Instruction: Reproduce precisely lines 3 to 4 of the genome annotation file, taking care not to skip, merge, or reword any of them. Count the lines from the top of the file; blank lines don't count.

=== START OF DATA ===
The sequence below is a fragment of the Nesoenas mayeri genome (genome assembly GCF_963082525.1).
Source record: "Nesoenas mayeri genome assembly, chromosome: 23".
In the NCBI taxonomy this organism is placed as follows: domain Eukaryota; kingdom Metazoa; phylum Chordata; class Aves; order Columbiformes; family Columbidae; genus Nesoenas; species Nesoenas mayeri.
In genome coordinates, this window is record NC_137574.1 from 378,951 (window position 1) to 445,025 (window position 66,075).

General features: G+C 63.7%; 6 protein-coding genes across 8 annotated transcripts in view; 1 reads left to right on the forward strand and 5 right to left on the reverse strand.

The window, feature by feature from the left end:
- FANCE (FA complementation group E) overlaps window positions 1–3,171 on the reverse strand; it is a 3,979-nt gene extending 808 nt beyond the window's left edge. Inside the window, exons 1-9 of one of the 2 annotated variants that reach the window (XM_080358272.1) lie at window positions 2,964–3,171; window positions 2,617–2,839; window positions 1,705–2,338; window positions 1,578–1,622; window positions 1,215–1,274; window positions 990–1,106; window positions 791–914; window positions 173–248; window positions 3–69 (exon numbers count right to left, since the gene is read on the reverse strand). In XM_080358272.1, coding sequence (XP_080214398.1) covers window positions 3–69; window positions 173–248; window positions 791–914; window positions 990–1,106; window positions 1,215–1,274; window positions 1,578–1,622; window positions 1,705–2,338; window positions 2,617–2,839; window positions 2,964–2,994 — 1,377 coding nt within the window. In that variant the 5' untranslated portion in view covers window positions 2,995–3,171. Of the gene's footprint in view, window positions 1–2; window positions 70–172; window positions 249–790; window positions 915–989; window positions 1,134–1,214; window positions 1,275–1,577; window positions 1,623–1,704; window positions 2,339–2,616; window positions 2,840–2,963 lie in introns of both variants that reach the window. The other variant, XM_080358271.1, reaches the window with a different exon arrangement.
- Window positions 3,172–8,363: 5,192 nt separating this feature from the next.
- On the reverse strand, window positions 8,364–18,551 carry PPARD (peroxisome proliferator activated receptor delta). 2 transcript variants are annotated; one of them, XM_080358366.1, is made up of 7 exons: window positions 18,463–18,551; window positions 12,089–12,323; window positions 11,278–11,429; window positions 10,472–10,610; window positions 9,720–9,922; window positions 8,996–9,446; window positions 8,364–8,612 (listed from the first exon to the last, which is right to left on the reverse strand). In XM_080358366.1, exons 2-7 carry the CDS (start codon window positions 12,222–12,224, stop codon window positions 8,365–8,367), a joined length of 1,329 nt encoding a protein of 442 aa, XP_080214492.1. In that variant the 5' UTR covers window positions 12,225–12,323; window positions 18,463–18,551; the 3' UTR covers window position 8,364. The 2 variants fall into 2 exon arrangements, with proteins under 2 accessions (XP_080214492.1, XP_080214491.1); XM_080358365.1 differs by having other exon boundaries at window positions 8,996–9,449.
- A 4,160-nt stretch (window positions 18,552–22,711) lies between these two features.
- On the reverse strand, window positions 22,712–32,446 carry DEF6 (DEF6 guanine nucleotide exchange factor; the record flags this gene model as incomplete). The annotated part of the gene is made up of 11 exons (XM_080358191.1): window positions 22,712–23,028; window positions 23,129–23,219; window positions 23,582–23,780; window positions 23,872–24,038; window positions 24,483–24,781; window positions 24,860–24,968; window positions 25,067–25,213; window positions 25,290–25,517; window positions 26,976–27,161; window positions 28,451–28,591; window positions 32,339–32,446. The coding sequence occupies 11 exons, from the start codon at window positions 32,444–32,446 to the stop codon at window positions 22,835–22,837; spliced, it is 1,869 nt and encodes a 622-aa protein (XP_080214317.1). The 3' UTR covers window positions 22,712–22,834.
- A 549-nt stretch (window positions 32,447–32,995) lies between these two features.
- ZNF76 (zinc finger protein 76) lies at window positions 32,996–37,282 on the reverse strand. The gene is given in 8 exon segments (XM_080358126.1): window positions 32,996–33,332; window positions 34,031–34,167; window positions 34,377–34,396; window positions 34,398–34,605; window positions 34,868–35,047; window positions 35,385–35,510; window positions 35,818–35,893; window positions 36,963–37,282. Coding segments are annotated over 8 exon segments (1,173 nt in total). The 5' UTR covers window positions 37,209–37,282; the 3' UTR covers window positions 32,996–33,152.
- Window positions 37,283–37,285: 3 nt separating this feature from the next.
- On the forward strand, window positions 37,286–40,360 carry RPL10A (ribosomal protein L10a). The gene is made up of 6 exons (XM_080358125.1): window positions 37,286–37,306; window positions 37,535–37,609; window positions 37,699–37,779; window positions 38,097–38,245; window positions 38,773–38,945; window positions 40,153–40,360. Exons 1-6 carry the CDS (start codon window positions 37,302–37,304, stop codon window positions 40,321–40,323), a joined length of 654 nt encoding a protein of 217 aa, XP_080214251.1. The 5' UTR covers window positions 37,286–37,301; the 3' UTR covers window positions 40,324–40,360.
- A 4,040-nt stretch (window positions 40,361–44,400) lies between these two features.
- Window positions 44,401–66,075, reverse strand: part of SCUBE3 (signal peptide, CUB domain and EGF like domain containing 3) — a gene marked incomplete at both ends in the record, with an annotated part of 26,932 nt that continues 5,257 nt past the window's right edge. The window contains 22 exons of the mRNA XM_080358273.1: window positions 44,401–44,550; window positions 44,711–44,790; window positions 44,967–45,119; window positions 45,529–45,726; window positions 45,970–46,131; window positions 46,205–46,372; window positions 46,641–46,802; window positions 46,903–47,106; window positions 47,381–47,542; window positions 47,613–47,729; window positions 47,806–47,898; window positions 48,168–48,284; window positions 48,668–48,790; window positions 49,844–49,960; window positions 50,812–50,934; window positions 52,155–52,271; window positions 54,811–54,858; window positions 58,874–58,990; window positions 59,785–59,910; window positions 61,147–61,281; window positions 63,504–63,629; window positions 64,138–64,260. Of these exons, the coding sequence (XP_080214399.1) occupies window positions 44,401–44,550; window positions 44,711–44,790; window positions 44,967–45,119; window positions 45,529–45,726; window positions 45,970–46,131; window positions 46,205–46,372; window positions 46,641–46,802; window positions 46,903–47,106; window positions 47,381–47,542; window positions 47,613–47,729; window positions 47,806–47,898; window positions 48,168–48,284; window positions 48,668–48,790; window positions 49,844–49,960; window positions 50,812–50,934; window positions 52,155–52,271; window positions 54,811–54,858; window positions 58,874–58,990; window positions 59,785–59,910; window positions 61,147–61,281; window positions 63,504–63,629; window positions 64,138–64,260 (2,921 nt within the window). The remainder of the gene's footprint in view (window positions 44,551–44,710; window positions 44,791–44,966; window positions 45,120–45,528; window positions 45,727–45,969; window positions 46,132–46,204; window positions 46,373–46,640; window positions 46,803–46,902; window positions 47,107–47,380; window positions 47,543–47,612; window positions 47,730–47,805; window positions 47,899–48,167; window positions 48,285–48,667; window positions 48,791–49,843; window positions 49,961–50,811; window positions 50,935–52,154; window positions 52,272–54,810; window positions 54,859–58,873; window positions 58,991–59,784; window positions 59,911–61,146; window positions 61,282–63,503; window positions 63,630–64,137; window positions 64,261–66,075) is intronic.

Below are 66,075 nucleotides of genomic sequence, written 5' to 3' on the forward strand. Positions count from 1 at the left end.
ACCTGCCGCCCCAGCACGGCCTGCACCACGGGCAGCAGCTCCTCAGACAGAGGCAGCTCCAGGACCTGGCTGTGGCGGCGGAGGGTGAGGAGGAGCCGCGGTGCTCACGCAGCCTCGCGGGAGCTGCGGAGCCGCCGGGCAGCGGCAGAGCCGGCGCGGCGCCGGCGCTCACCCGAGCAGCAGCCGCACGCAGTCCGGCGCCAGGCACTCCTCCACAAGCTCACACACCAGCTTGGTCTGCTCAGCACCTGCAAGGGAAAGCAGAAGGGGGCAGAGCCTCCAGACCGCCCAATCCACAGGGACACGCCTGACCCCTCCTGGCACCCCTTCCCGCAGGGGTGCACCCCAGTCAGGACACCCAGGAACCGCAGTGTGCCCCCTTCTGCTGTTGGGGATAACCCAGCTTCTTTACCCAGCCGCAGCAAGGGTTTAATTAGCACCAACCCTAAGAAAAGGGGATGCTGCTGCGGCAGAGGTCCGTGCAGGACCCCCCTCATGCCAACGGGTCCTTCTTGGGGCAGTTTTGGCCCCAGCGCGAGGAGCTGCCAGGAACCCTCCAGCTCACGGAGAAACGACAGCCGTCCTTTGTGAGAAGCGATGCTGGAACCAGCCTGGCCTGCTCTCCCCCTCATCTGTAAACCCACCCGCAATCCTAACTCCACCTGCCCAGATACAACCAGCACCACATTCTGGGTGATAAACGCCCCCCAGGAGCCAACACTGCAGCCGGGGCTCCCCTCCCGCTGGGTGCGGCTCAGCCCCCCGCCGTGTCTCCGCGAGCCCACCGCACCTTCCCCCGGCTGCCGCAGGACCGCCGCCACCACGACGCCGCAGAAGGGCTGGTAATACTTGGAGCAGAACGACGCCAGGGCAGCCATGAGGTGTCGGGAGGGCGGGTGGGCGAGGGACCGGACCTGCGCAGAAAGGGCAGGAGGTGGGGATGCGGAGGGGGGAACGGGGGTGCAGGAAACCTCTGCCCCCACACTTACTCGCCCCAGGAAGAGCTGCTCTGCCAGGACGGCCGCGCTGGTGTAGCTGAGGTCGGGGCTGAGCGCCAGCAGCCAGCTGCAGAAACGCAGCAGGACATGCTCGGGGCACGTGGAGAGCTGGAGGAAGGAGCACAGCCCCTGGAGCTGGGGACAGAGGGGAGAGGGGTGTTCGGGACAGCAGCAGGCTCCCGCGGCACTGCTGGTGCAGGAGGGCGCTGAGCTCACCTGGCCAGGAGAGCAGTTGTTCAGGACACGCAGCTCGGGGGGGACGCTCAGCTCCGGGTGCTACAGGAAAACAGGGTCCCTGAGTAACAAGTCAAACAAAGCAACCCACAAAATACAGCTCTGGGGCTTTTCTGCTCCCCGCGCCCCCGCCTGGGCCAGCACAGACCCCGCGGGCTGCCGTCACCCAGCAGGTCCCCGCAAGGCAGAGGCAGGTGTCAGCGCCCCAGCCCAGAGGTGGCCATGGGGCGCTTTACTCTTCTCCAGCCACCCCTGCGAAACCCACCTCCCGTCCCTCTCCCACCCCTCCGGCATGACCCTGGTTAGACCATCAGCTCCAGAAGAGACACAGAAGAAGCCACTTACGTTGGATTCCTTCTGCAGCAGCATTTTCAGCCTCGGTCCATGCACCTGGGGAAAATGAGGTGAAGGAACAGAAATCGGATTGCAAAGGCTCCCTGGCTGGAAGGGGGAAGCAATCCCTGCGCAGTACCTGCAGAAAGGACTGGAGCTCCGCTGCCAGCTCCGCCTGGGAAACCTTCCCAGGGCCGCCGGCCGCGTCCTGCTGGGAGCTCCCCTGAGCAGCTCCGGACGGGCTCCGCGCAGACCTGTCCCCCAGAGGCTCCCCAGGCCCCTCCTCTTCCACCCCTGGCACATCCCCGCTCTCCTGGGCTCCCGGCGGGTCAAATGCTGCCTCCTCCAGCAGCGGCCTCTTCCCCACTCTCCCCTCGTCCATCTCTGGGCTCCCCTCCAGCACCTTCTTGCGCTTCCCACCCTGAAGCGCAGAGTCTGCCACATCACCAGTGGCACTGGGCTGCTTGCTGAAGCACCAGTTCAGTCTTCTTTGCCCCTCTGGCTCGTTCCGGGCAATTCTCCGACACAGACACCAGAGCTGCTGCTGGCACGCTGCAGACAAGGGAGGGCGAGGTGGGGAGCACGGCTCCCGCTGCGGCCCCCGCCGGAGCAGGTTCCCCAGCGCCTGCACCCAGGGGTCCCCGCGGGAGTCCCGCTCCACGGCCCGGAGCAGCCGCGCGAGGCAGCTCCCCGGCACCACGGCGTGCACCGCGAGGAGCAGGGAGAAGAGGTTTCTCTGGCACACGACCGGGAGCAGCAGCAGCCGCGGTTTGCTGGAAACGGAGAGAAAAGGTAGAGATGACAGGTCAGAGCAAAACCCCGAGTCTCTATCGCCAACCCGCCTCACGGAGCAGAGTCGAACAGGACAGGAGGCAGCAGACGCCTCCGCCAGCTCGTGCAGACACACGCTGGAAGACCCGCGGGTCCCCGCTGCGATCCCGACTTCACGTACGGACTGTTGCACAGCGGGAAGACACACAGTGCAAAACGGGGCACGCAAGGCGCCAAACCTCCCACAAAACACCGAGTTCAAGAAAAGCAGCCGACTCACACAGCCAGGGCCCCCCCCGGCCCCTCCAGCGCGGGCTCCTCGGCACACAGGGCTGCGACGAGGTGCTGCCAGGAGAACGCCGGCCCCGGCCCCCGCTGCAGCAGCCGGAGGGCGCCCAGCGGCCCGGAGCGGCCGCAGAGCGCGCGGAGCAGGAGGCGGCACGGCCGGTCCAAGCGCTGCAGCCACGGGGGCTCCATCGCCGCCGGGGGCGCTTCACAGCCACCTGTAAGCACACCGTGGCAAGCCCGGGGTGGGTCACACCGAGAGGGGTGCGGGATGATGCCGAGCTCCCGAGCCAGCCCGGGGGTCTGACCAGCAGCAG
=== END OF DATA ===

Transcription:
In the NCBI taxonomy this organism is placed as follows: domain Eukaryota; kingdom Metazoa; phylum Chordata; class Aves; order Columbiformes; family Columbidae; genus Nesoenas; species Nesoenas mayeri.
In genome coordinates, this window is record NC_137574.1 from 378,951 (window position 1) to 445,025 (window position 66,075).